Panel discussions are a popular feature at many events. By bringing together several speakers, event organisers are able to offer the audience a thought-provoking and engaging discussion that analyses a topic from different angles. But here comes the challenge.
The more parties involved, the more difficult it is to synchronise them all and keep the discussion on track. This can cause your panel to turn into a private conversation between the speakers, leaving the most important element, the audience, out of the debate.
So how do you organise a discussion that both your panelists and your audience will enjoy? Like many things in the event world, organising a successful panel starts with careful planning.
Before the event
1. Synchronise before the event
As a host, it is absolutely crucial that you synchronise with your panelists before the event. Organise a conference call, during which you brief your guests about the discussion topics and format so that you are all on the same page. Present them the points that you plan to touch on so they can prepare their input. Ask them what they would like to bring to the debate and from which angle they will approach the topic.
It’s also important to take time to understand exactly who your panelists are. Go beyond their bio to find out what their motivations are for joining your panel and what sort of key messages they’re keen to present. This will help you create a discussion that is valuable for all parties involved.
2. Spread the word
To fill up the room, you need to let people know that you’re hosting a panel discussion in the first place. The great thing about panels is that you have a number of industry experts to help you spread the word – your panelists. As a host, start posting well before the event to get the word out about your panelists, and encourage them to do the same. The more people onboard, the wider the social media reach when they share the news.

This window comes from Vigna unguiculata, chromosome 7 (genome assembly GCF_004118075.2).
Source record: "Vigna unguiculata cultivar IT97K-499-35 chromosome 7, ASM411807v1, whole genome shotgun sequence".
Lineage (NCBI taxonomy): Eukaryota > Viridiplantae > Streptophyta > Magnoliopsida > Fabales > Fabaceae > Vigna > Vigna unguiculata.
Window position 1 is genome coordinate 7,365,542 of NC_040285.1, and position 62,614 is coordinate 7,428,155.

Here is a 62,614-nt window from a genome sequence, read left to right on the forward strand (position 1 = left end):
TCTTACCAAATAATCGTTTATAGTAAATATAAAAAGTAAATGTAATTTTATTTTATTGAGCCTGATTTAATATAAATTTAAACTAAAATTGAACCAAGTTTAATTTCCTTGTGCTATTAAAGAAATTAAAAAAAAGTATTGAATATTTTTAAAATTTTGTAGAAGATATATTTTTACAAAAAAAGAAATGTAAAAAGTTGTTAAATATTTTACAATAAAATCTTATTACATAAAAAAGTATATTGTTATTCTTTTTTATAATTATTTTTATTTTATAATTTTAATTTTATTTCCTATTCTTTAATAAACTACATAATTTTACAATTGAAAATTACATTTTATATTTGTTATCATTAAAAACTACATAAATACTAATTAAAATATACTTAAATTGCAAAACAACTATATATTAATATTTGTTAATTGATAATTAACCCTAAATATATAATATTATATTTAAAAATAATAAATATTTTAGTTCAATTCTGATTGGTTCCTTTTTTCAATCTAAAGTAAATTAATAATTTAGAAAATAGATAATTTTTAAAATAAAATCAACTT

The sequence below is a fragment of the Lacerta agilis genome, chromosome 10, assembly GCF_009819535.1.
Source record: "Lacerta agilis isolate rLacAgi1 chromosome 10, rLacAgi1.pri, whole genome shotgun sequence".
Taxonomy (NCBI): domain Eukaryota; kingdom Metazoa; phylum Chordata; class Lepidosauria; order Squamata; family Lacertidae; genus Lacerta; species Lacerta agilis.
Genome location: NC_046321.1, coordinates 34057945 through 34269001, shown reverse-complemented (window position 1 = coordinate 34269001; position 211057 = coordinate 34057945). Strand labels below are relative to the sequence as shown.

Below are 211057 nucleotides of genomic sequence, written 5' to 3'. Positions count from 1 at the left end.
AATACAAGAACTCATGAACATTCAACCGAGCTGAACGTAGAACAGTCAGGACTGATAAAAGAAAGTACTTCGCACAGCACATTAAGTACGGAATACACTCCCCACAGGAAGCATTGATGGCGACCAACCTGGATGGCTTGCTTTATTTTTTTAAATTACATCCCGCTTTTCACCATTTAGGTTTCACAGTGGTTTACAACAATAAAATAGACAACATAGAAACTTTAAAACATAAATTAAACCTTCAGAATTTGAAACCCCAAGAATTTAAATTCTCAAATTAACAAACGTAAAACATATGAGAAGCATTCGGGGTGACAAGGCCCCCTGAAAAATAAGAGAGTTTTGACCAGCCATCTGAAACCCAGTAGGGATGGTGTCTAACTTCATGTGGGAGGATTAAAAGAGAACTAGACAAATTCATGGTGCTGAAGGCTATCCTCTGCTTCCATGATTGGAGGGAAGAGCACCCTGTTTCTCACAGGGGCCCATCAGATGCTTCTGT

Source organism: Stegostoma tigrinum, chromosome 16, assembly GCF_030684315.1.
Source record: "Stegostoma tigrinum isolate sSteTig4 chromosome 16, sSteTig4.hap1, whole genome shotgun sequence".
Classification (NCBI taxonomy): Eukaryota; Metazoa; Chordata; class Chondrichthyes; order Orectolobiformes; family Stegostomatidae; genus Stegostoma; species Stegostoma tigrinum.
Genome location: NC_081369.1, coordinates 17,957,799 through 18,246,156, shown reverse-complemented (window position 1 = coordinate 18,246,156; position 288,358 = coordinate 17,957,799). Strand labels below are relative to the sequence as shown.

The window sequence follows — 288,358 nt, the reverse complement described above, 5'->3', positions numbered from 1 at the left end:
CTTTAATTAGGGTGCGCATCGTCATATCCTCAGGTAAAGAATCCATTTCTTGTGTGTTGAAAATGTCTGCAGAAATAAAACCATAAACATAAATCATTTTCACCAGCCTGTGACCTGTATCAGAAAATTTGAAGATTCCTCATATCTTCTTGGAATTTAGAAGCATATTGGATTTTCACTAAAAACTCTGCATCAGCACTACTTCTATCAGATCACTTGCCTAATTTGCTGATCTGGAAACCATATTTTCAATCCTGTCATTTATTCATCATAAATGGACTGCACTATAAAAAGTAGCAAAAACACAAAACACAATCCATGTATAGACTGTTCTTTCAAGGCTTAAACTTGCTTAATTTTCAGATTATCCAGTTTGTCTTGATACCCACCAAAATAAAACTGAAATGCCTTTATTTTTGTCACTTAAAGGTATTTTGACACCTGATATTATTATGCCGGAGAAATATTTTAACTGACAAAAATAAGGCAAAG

During the event
3. Introduce the panelists and break the ice
Make the introduction snappy and to-the-point so the audience knows who will be talking with them. To make tweeting easier for your audience, you can display the panelists’ names with their Twitter handles during the intro time.
A successful breaking of the ice should create a bond between your panelists and audience. Live polling is a great way to do this. You don’t want to ask anything too personal, but a mixture of playful, professional and industry-relevant questions will help you entertain people and also help you to understand who sits in the audience, so you can adjust your lingo accordingly.
4. Set the ideal length
The ideal length of the panel discussion is generally between 45-60 minutes. It’s important to have a certain structure of the discussion so you cover what you intend to within the dedicated time allotment. Check regularly how much time you have left, and don’t be afraid to adjust the pace of the conversation accordingly. As the host, it is your job to moderate the panel discussion so all topics are covered.
5. Incorporate the audience’s questions
Don’t wait until the end of the session to start addressing the questions from the audience. Once the discussion starts rolling, bring your audience into the discussion. You can involve your audience from the get-go, however, when many in the audience fear public speaking, it’s not the easiest task to accomplish. Try an anonymous audience engagement tool that allows everyone in the room to ask questions and upvote the ones that they find the most interesting.
6. Encourage tweeting
Live-tweeting is a super efficient way to get your message across to wide audiences. To boost tweeting during the panel, you can set up tweet walls to let your audience share the “stage glory”. Make no assumption that your audience knows the right hashtag. Feel free to display it at the start or on a welcome pamphlet, along with the Twitter handles of your speakers.
After the event
7. Respond to the social media buzz
Tweets, re-shares and mentions are all a form of gratitude after a well-executed panel discussion. Don’t hesitate to respond to the social buzz to reconnect with your audience after the event. Send thank you notes to the tweets with feedback, retweet the quotes and follow the most active members of your audience.
8. Keep the conversation going
In addition to responding to social media reactions, keep the conversation going by summarising the main points in a blog post. Share the snapshots, the videos or an infographic with live poll results to relive the panel discussion and re-engage your audience for next time.
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